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Should an IT Security Policy allow employees use organisation-owned laptops holding potentially sensitive data access public Wi-Fi in locations like hotels and airports?

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  • "organisation-owned laptops" does not describe any security measures actually employed on the systems. For example there are laptops which have separate compartments for business and private use and VPN which are specifically designed to protect the business data even when used within public Wi-Fi. Apr 23 '18 at 17:52
  • Even with a endpoint security suite and vpn this is a risky thing to do. However the question is more like, would it be feasible to forbid it? You do need to have to offer users a method to get things done.
    – eckes
    Apr 23 '18 at 20:14
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Wi-fi traffic can be intercepted at will. It's essentially a broadcast, in the clear in open wi-fi, or encrypted with the password if one's present; most of the time, even that encryption is insecure.

Public wi-fi is generally unsecured networks or networks with a shared key. This allows an attacker unfettered access. A typical traveler won't know which of the many appropriately-named networks in the airport is official, and which is an opportunistic attacker. So it's a safe assumption that the traffic routinely sent through open wi-fi networks will at some point, in some network, eventually get intercepted.

As to whether it's a security problem, in the perfect scenario where the sensitive data just lies on the drive, preferably encrypted, the user is not an admin, they only use the wi-fi for their personal needs, never to send sensitive mail or access company data, and they use encrypt&authenticate all their traffic, it's not.

In the imperfect real-world scenario, where sensitive and personal data is mixed up, the users alternate between using their laptop like a workstation and like a public terminal (disregarding security, since they're "just checking the weather"), it is. You'd be trusting several human-dependent protections for security, the breach of even one of which will leak the data. Worst-case scenario, the user's laptop can get a RAT (remote access trojan) uploaded to it.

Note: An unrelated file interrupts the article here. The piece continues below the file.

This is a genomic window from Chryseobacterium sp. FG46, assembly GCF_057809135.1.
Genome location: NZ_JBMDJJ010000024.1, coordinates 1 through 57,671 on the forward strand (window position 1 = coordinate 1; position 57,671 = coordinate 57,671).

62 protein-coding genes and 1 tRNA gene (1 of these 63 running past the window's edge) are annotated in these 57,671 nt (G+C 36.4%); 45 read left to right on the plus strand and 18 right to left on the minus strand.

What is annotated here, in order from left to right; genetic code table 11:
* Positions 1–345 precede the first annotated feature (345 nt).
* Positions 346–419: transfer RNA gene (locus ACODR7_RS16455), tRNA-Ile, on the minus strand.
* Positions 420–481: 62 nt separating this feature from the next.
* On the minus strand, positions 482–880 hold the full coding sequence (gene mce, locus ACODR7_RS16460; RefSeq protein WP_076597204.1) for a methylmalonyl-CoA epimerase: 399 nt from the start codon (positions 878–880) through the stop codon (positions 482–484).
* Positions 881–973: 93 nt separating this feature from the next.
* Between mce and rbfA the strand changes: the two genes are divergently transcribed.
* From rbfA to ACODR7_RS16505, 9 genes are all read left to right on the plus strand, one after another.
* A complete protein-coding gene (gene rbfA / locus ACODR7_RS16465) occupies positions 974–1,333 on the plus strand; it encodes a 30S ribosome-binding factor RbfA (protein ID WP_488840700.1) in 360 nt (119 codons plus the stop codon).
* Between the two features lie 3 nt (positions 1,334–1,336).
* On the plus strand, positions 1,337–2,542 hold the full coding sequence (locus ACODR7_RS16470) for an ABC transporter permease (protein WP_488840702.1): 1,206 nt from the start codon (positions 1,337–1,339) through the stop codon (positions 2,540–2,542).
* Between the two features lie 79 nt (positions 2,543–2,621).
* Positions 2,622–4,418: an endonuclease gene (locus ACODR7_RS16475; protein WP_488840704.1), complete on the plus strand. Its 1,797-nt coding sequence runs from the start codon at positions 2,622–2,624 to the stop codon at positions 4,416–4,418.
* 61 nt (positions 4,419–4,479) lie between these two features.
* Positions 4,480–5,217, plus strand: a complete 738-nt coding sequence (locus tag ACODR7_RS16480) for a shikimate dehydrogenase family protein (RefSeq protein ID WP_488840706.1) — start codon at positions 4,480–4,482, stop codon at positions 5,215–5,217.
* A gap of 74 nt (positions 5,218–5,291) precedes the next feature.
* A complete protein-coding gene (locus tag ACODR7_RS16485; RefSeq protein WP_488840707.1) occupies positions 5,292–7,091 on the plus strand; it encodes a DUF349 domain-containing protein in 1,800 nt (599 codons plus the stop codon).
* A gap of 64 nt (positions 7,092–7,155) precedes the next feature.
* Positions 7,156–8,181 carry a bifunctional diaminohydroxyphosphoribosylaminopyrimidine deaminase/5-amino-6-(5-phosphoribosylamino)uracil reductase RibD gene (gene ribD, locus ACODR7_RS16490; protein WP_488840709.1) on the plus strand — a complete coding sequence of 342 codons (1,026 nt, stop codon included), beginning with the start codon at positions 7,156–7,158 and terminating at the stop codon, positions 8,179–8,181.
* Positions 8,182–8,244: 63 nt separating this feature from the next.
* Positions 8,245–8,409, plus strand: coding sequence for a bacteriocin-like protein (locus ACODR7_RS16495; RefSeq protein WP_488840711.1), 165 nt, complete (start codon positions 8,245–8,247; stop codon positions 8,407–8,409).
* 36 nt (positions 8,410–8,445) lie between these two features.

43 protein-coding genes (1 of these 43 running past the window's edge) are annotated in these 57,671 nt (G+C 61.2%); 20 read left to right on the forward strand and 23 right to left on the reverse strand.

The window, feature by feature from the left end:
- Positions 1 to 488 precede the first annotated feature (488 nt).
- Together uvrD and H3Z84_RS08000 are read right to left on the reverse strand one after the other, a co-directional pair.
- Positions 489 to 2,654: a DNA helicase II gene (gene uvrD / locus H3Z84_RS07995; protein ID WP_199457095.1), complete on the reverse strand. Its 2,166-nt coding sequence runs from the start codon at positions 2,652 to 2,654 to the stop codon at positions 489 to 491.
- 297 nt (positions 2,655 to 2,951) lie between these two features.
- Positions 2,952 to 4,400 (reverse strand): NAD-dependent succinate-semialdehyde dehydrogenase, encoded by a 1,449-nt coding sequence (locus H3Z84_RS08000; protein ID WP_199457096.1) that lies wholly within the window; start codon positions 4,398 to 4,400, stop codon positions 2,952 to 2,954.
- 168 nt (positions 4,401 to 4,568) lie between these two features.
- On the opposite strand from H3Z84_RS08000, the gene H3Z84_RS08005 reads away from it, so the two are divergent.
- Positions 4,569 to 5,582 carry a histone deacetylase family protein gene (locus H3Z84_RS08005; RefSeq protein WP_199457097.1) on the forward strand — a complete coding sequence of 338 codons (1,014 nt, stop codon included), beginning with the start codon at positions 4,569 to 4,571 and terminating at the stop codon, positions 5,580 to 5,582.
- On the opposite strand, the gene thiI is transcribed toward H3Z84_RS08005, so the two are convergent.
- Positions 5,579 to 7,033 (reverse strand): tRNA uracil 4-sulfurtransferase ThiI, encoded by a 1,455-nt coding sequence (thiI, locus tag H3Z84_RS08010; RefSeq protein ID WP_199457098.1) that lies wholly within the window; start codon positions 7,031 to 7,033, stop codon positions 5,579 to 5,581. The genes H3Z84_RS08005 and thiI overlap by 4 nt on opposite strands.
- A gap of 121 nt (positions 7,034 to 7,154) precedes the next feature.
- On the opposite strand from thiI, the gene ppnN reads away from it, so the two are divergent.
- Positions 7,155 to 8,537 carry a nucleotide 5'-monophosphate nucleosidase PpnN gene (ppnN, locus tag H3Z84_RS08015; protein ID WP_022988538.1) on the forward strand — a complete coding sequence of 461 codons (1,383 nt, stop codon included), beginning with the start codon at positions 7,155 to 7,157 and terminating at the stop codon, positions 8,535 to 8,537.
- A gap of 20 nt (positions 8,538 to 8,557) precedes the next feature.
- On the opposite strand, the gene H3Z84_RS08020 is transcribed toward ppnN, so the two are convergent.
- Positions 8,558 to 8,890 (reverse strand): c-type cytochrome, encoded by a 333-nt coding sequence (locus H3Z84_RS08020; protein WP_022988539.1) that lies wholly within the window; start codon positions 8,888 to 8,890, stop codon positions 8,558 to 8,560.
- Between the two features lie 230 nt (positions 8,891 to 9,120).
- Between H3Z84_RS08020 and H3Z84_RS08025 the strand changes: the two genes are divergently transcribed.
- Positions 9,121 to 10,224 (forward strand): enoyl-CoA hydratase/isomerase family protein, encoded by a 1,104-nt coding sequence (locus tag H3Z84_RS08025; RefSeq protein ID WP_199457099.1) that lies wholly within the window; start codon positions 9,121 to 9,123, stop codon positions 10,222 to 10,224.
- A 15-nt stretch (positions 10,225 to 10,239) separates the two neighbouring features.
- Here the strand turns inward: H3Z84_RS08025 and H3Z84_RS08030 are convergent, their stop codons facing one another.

It's not an automatic security fail - much of the web uses SSL now, so it's not like everyone sees everything, and VPN traffic can come through encrypted as well. But it's a large attack surface for a dedicated or opportunistic attacker.

The best solution is, IMO, to ensure the laptops used for travel aren't holding sensitive information, and aren't plugged into the vulnerable parts of the intranet (assuming zero-trust is not in place). On top of that, ensure the personnel on travel follows at least a minimum of security practices, such as not using open networks and not mailing sensitive data without end-to-end encryption.

If it's absolutely necessary to transfer sensitive data beyond mail to and from laptops while traveling, it's possible to design a corporate network that's secure over insecure channels, but it takes considerably more security expertise to set up and keep secure than can be realistically covered in a SE answer. The VPN has to be secure and always up, the laptops have to reject all other connections, including for Windows update, there shouldn't be any ways around it, and so on.

Given the negligible cost of local SIM cards compared to the expense of business travel, it's best to use them in favor of public wi-fi, together with other security measures (encrypted mail, encrypted files, low privileges, compartmentalization, monitoring, VPN). Even secured wi-fi is still someone else's network, someone local that can be impersonated and that gets two-way access to your traffic.

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  • Note that even a WPA2 network is effectively open if the key is shared, as anyone with the key can decrypt the traffic. Apr 23 '18 at 18:45
  • Yep. It's a screen door at best, unless you own the network.
    – ZOMVID-21
    Apr 23 '18 at 18:47